28 / 01 / 2016
Five years ago Sheffield Teaching Hospitals, like many hospitals, had a problem. Older people, admitted as an emergency, were spending a considerable length of time waiting to be discharged once they were medically fit to leave hospital.
After spending time listening to people and examining the traditional ways of working, the Sheffield team, which comprised a multidisciplinary group of clinicians and non-clinicians, realised they could make a significant change to the length of stay for older people while also improving their experience and care.
The teams caring for older people were challenged by the traditional method of assessing medically fit patients for discharge home, which could often lead to longer lengths of stay in hospital than necessary and also a predicted higher level of home support than was actually required.
The Sheffield team, with involvement from service users, decided to turn things on their head and instead of determining fitness to return home by assessing patients in the artificial surrounds of the hospital environment, they trialled assessing patients in the more familiar surroundings of their own home. The aim is to assess the patient at home within a day of the decision that they are medically fit to discharge.
As the starting point for change, a single medically fit patient was taken home and assessed in their own home by a physiotherapist. The patient’s bed was kept available in case their care needs could not be met at home in real time. The patient in fact proved to be very confident in their own home and the visit ended up with the patient making the physiotherapist a cup of tea.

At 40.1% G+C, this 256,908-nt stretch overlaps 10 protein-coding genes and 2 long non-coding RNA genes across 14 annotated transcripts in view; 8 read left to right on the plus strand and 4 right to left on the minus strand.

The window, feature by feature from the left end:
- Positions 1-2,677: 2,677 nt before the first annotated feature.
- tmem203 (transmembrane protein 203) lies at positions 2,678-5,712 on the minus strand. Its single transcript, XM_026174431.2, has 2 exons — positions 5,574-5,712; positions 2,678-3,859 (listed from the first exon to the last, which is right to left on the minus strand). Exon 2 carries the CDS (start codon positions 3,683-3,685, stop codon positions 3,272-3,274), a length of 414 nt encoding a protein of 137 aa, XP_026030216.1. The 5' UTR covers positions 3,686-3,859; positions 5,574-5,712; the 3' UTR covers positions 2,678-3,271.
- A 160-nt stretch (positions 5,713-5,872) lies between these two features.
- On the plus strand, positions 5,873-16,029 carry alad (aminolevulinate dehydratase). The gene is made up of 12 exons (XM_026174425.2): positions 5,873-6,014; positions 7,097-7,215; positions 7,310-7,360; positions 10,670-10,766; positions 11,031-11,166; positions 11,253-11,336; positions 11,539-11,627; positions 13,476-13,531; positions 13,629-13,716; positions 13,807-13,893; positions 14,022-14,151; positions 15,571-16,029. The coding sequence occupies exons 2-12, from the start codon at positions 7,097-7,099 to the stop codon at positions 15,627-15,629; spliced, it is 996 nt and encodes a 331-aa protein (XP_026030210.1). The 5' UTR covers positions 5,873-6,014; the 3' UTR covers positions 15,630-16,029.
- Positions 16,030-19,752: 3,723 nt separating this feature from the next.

This patient and many more showed that assessment in familiar surroundings proved a useful way of judging how they would cope on discharge. In general, it showed people needed a lower level of support at home than staff would have expected from seeing them in hospital. The process was iteratively refined and expanded, and discharge to assess (D2A) has now been rolled out further in the trust. Readmission rates have not been affected and the number of patient falls has reduced in the group of patients who were assessed at home, because patients are less likely to fall in their own home. Shorter stays mean they are also less likely to get hospital-acquired infection.
Patient satisfaction has been high and, in the past year in Sheffield, more than 7,000 older patients have been discharged home in an average of 1.1 days compared with 5.5 days three years ago – a saving of over 30,000 bed days and a higher quality of patient experience.
For more information:
Tom Downes, Consultant and Clinical Lead for Quality Improvement